“For instance, there are black truffles that grow in France. On the soil above them, plant life is weaker; grass does grow, but it’s lower than usual. It turned out that truffles contain particular protein sequences that are responsible for suppression of plant life. Hence, we can research this protein sequences and their effect on plant growth,” explains Sergei Mishin, Master’s Degree student from ITMO’s Department of Food Biotechnology (Vegetable Stock).

ITMO University. Team of the All-Russian Research Institute for Agricultural Microbiology. Andrei Sherbakov (on the far left) and Sergei Mishin (on the right).

Fairy circles might appear due to similar reasons. It has been proved that symbiotic microorganisms reside on euphorbia’s roots. The microorganisms release special hormones for the plant, and the plant feeds them with sugar or acids. As result of this symbiosis, there can also be by-products — protein sequences, for instance. And this is what’s responsible for plants dying off. Outside the circle’s territory, euphoria grows without help from microorganisms, which means that there are no by-products that can affect the soil.

Scientists from the laboratory of Technical Microbiology now work with soil samples from Namibia’s deserts. They’ve succeeded in subtracting pure cultures of microorganisms that can be identified using molecular-genetic methods and researched for particular properties, and have already conducted experiments on their effect on plant growth — for instance, the growth of garden cress. According to Sergei Mishin, they’ve used this particular plant, as it is susceptible to microorganisms and grows really fast. If it will turn out that microorganisms from Africa kill it, then the new bio-herbicide will be tested on weeds as well. As of now, the research is still on the stage when laboratory experiments are conducted. Soon, ITMO’s Master’s students will start experiments in a greenhouse complex.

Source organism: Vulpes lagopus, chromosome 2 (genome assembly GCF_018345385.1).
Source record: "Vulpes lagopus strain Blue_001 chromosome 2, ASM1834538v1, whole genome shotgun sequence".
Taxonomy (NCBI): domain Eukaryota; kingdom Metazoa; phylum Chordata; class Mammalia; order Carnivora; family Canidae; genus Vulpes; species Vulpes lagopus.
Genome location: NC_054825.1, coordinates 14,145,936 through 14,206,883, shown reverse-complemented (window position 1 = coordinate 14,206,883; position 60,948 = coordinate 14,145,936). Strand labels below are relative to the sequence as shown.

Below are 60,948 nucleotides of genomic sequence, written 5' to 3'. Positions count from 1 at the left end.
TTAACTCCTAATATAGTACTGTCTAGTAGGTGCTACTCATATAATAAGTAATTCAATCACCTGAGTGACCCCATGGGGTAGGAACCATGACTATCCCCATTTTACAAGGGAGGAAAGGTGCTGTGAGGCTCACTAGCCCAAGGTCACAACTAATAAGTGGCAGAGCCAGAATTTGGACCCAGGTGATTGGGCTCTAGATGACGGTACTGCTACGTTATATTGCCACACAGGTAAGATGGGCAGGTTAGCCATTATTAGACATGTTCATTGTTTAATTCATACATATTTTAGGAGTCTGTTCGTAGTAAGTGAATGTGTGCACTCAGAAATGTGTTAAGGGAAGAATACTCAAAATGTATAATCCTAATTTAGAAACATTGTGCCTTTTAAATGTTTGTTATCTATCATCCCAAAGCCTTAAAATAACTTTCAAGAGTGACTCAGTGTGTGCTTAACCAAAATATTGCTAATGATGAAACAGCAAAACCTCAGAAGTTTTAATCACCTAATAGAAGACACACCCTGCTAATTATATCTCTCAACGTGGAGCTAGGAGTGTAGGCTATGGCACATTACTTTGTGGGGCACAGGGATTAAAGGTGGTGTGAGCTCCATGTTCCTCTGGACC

What is the point of researching fairy circles.

The laboratory’s research focuses on creating new means to increasing efficiency and biologization of agriculture. By researching microorganisms from fairy circles, scientists hope to create a new herbicide that will help eliminate weeds. If it turns out that these microorganisms suppress the growth of weeds, they will become a great alternative to chemical herbicides that are currently used in agriculture.